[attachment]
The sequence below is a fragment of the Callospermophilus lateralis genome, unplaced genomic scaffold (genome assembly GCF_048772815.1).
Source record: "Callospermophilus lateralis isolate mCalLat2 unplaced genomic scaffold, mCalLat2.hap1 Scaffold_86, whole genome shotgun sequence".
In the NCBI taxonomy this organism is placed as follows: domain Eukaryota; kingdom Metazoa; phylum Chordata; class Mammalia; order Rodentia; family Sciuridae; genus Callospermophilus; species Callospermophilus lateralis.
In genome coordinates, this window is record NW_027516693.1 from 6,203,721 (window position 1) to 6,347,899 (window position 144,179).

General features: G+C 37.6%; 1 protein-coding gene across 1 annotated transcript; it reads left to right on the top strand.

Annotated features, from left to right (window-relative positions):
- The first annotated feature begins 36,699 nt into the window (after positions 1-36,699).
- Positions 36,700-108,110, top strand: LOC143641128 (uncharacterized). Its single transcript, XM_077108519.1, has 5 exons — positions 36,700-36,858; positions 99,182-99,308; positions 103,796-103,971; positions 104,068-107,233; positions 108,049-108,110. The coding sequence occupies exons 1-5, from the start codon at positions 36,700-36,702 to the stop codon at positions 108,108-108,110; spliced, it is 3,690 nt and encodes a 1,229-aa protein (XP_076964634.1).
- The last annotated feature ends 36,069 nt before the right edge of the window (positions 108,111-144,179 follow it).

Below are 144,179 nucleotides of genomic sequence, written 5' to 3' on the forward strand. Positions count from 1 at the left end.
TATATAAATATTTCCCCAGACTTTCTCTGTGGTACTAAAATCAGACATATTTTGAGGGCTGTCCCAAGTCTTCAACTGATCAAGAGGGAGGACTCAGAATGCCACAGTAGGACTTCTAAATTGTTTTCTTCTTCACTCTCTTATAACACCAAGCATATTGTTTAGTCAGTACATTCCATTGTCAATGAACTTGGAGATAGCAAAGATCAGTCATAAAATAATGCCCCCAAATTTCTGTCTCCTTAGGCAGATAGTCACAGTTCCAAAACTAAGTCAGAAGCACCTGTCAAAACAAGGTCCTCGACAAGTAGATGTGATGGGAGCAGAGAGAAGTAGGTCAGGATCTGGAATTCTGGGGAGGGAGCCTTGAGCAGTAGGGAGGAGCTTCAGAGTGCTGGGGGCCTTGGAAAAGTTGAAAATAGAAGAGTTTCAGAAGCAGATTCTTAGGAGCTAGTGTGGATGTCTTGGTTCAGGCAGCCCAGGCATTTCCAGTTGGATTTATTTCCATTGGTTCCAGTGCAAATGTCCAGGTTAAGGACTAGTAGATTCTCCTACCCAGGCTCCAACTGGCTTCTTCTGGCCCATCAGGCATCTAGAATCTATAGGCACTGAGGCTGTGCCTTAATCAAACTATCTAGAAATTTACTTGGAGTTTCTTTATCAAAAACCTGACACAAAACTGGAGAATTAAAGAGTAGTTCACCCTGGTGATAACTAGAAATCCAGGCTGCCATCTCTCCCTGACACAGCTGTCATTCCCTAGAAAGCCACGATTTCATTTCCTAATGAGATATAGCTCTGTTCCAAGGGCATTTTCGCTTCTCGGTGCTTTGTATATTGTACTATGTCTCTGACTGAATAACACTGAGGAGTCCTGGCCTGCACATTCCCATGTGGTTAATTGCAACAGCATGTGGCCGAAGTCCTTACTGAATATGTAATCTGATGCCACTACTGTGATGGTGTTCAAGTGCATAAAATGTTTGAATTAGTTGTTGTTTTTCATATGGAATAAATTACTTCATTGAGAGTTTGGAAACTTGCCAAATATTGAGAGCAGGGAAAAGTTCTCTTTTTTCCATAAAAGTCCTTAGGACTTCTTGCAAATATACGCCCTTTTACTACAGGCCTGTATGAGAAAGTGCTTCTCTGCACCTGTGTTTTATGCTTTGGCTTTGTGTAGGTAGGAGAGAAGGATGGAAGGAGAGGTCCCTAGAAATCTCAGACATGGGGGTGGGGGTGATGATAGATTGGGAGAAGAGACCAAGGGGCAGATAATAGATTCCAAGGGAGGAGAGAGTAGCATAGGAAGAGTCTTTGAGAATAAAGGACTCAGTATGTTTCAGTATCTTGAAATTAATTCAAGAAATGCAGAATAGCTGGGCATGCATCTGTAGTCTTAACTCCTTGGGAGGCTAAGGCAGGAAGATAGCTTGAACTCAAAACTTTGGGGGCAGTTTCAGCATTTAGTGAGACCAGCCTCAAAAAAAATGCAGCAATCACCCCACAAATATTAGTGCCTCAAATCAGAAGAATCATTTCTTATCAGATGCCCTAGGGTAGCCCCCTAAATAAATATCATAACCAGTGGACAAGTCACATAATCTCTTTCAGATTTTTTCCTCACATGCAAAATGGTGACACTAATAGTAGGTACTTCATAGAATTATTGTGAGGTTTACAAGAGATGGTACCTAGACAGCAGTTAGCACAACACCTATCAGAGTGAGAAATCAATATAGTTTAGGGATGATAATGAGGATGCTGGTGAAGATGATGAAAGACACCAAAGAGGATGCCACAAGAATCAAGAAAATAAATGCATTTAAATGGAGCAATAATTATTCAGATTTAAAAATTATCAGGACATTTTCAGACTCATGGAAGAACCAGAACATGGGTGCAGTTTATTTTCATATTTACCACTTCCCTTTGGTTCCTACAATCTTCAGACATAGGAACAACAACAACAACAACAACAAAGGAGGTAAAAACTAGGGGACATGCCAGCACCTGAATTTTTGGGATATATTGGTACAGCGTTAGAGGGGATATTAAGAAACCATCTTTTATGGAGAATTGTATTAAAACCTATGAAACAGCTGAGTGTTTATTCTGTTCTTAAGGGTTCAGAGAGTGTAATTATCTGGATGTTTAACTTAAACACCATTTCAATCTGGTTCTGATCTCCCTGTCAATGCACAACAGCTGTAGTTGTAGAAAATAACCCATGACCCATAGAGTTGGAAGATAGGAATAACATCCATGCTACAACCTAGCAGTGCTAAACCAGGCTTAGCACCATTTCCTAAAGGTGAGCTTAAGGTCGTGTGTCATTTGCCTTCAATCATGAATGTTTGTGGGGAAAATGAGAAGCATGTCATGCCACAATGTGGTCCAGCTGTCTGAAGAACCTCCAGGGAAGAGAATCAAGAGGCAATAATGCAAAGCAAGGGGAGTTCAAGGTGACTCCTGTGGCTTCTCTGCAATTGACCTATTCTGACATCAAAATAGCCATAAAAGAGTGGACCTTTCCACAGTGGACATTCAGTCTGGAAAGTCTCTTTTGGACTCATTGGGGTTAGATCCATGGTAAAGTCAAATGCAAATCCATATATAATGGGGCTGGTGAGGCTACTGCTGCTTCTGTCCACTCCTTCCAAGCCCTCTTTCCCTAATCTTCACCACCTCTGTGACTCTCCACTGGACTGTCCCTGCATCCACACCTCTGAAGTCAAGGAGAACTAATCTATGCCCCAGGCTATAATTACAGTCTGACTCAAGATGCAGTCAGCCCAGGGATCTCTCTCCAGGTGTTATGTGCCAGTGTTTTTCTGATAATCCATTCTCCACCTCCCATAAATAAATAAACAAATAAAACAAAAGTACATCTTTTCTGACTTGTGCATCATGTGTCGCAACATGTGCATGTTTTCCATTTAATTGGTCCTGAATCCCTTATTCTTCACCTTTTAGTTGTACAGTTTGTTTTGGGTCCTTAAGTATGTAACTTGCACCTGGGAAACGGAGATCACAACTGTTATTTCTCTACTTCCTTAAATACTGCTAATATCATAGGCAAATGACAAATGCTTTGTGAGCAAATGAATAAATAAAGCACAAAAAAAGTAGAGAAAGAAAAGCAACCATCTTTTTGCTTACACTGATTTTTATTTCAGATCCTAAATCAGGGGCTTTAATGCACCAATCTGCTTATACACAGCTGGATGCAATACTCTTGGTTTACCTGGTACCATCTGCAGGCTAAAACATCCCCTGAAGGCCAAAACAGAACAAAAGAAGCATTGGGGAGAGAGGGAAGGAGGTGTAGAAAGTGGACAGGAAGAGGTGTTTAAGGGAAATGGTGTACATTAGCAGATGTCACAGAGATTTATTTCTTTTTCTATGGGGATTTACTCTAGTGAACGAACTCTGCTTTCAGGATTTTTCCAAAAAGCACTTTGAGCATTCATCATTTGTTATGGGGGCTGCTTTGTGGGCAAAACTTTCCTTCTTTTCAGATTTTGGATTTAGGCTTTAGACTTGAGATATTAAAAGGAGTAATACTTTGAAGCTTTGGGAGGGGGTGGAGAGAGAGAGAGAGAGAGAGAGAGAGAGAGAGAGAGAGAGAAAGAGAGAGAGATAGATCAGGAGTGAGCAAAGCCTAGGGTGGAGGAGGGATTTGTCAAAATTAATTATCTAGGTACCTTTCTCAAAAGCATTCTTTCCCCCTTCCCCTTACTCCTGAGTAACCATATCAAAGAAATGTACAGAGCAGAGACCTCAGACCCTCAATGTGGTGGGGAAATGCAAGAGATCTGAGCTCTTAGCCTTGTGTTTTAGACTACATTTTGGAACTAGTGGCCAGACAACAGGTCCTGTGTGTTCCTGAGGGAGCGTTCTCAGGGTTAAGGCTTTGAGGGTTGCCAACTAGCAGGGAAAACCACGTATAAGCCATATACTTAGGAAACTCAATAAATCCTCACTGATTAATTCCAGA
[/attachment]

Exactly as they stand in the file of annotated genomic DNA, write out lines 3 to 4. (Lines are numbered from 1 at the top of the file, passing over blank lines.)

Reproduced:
In the NCBI taxonomy this organism is placed as follows: domain Eukaryota; kingdom Metazoa; phylum Chordata; class Mammalia; order Rodentia; family Sciuridae; genus Callospermophilus; species Callospermophilus lateralis.
In genome coordinates, this window is record NW_027516693.1 from 6,203,721 (window position 1) to 6,347,899 (window position 144,179).